Romanian and Bulgarian workers are flooding the UK, but are actually no threat to the job market

London, home to 40% of UK immigrants.
London, home to 40% of UK immigrants.
Image: Reuters/Eddie Keogh
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An election in May is pushing immigration even higher up the UK political agenda. Those worried about economic migration from countries like Romania and Bulgaria see a clear threat to the livelihood of British-born workers. But a new study suggests the job market can easily absorb the number of new entrants.

The patterns of who comes to the UK, and from where, have changed radically over the years. One recent shift came with the extension of working rights to citizens from elsewhere in the European Union, as well as more countries joining that bloc.

The newest EU members are Bulgaria and Romania, which joined in 2007. But it wasn’t until the UK’s employment restrictions lifted in January 2014 that a significant rise in immigration from those countries began.

The Office for National Statistics found that numbers began to increase in 2013, before the lifting of restrictions, and continued into 2014:

Image for article titled Romanian and Bulgarian workers are flooding the UK, but are actually no threat to the job market

The latest figures show that 37,000 citizens from the two countries migrated to the UK in the year to September 2014, accounting for 6% of total immigration. And 27,000 of those came primarily to work.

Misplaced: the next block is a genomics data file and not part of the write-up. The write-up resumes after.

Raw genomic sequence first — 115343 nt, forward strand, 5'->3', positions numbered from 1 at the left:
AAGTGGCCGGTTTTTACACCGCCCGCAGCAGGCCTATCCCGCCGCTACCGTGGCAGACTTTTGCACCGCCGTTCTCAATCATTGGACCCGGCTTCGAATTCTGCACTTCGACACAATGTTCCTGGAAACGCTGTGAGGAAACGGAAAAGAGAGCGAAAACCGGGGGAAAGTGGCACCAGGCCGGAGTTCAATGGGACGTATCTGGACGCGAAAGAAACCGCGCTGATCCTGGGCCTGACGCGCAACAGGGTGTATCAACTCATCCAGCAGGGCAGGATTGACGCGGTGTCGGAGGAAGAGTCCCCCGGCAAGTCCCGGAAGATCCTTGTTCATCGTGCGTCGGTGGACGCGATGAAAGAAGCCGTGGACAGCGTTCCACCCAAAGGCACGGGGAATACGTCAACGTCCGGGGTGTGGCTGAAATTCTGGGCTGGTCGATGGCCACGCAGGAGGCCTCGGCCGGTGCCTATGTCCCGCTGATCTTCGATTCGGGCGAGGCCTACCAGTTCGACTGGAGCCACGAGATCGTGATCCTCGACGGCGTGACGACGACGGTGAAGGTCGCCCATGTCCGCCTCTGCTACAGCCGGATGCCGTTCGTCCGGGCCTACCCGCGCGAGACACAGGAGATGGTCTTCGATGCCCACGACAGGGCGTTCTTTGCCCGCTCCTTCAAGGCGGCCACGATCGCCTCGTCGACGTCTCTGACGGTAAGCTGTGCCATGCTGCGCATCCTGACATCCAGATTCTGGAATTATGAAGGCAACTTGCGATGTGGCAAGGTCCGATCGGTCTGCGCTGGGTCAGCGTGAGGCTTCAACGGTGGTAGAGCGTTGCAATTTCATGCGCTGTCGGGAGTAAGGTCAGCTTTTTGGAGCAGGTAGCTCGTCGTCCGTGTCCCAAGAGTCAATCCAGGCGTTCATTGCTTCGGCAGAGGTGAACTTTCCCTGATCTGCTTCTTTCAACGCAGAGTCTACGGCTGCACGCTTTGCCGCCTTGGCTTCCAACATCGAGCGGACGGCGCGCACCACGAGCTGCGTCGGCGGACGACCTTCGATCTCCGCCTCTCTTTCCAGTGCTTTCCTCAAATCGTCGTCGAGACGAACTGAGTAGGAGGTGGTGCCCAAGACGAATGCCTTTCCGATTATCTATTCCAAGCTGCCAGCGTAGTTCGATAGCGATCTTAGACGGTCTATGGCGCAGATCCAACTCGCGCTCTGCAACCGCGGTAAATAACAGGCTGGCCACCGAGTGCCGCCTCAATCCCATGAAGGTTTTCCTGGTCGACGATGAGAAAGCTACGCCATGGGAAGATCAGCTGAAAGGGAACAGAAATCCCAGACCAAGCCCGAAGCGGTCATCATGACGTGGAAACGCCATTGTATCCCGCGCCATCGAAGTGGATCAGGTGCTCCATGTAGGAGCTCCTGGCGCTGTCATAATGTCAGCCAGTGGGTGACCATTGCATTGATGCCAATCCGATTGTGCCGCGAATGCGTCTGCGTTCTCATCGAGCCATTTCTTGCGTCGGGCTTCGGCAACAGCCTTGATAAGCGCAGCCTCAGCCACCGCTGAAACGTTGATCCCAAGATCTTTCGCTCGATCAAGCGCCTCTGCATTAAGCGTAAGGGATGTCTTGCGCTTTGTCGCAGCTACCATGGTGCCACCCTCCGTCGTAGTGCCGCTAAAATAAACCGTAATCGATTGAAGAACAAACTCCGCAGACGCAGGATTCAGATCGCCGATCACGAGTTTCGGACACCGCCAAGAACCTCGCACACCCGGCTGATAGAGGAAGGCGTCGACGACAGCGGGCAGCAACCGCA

But a London School of Economics study (pdf) released around the same time found that there was “still no evidence of an overall negative impact of immigration on jobs, wages, housing or the crowding out of public services.” The main impact of increased immigration to Britain, a third of which now comes from elsewhere in the EU, was on public perception, according to the researchers.

They also found that most new jobs are not taken up by immigrants—a common worry. Rather, the share of new work taken up by immigrants is proportional to their share of the population. Immigrants tend to be better-educated than their British counterparts, meaning that competition was likely to be fiercest between them and lower-skilled native workers. But even here, the researchers found the clash to be minimal.

The perceived problem of losing jobs to immigrants has been one of the drivers for a referendum on the UK’s continued membership of the EU, pushed for by the UK Independence Party and now also backed by the Conservatives. But a recent poll showed rising support for staying in the union, with 45% of respondents wanting to stay versus 35% who want to leave.